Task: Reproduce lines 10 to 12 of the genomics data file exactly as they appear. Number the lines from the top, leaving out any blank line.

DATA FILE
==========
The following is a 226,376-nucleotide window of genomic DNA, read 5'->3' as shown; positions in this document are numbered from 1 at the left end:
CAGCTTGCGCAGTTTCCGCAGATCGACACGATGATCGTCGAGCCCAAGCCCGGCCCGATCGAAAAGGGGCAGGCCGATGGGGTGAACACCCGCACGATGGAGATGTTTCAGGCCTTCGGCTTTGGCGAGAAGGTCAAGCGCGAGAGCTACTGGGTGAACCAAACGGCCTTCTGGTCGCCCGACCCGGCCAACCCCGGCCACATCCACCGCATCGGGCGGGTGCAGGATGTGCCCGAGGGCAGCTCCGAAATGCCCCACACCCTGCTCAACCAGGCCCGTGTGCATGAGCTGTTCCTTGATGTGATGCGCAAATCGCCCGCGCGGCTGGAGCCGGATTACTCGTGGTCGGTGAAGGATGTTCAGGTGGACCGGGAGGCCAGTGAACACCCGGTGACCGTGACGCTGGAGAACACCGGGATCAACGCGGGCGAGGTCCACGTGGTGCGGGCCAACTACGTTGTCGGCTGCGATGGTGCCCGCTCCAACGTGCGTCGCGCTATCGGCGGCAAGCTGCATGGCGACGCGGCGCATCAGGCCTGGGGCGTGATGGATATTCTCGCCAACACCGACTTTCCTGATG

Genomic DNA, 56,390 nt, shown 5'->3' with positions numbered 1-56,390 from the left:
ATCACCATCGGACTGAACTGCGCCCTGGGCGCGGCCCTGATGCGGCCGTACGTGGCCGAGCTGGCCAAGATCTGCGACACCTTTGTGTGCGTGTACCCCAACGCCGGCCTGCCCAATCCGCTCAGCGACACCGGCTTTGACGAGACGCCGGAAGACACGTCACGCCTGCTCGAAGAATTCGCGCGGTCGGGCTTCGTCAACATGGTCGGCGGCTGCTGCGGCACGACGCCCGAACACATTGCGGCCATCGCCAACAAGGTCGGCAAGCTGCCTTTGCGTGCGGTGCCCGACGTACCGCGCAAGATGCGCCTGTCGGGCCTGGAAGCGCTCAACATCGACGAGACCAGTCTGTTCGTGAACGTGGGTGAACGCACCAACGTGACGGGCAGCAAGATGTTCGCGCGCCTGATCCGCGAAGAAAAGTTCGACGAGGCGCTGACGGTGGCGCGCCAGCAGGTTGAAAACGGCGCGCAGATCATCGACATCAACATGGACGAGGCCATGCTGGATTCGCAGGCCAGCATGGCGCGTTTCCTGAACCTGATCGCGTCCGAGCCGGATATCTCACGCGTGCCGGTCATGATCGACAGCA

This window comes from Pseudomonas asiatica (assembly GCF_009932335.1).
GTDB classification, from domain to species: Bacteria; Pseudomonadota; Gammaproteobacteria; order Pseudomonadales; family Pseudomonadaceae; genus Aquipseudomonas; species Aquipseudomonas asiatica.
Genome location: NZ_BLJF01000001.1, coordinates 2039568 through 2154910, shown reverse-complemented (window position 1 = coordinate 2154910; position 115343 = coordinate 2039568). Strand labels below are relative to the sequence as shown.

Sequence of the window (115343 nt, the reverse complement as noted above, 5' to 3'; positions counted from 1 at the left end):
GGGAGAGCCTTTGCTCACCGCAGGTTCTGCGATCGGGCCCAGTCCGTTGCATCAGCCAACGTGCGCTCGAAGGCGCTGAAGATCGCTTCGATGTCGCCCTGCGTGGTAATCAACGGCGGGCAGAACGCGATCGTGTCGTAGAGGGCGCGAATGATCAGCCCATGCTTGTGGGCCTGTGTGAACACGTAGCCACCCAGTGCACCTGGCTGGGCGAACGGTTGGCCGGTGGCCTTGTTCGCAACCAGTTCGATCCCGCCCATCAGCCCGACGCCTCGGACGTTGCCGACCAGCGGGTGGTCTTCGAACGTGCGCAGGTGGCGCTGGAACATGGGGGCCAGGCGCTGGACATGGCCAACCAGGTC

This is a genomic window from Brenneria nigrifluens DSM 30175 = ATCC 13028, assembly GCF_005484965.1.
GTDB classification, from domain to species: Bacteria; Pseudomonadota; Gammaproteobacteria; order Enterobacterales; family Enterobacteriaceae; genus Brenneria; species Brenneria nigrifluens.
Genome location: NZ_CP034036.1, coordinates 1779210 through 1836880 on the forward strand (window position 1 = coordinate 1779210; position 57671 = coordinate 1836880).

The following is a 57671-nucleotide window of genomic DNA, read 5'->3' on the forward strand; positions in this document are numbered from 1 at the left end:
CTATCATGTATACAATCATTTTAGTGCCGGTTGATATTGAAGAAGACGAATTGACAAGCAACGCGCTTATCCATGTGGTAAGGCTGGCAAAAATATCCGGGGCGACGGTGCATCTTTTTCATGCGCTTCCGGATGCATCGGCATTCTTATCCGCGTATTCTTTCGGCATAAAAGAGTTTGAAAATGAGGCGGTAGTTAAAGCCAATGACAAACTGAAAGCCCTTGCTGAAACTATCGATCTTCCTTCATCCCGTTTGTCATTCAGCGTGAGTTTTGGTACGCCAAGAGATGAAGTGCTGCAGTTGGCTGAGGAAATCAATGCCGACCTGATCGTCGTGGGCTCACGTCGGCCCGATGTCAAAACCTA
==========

This is a genomic window from Brenneria nigrifluens DSM 30175 = ATCC 13028, assembly GCF_005484965.1.
GTDB classification, from domain to species: Bacteria; Pseudomonadota; Gammaproteobacteria; order Enterobacterales; family Enterobacteriaceae; genus Brenneria; species Brenneria nigrifluens.
Genome location: NZ_CP034036.1, coordinates 1779210 through 1836880 on the forward strand (window position 1 = coordinate 1779210; position 57671 = coordinate 1836880).